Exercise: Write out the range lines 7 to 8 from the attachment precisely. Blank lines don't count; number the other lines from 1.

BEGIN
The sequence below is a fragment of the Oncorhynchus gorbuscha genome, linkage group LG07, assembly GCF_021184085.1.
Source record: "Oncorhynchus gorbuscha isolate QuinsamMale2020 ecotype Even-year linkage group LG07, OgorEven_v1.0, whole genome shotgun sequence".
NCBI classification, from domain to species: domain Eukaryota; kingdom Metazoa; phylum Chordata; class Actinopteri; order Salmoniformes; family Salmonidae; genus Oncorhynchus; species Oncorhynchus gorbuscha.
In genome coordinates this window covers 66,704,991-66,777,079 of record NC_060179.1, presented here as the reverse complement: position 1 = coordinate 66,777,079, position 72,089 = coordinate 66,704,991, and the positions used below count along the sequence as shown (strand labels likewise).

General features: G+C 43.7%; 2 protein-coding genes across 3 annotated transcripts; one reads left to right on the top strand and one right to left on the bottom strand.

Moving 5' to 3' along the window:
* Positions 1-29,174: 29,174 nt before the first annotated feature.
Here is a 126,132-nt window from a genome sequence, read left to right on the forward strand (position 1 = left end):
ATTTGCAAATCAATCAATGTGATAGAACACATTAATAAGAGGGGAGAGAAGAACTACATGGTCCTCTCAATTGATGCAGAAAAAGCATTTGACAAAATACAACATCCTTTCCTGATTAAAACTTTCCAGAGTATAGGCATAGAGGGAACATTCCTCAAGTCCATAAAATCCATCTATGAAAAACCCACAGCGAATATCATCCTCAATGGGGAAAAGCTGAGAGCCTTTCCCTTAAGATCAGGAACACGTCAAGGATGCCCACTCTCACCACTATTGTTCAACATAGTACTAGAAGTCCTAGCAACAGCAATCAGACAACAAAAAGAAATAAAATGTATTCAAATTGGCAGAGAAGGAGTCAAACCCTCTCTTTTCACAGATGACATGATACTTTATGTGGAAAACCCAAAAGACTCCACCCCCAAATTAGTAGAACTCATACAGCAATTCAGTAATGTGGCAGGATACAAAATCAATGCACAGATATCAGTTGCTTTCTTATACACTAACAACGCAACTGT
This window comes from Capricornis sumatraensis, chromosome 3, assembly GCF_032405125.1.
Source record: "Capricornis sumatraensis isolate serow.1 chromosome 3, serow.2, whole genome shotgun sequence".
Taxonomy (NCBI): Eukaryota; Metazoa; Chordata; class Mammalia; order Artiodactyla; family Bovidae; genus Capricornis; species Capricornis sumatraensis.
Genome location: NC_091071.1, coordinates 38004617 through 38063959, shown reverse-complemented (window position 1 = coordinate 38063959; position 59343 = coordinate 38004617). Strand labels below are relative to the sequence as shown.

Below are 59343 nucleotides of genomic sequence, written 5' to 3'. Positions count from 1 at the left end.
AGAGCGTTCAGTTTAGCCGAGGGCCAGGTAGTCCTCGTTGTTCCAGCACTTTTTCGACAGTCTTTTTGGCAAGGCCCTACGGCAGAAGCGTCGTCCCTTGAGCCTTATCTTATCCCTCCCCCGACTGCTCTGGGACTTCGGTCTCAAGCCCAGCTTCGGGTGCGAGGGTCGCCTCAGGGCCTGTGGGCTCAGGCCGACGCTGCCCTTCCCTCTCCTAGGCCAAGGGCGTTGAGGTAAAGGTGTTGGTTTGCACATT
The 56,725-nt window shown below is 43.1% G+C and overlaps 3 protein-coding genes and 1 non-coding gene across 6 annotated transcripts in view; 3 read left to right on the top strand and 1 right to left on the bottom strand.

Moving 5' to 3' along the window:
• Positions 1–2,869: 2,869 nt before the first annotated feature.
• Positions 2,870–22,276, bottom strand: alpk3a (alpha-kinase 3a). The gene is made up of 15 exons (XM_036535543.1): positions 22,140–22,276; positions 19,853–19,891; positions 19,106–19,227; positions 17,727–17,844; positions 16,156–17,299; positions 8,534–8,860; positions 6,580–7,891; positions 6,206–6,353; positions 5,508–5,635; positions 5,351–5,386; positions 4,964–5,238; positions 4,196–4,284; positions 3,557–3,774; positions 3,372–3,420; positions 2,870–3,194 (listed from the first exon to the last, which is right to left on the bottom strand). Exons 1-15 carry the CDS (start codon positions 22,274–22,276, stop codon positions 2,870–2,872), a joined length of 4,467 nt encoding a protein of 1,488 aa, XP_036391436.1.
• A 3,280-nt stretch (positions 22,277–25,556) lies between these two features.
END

* Positions 1-29,174: 29,174 nt before the first annotated feature.
Here is a 126,132-nt window from a genome sequence, read left to right on the forward strand (position 1 = left end):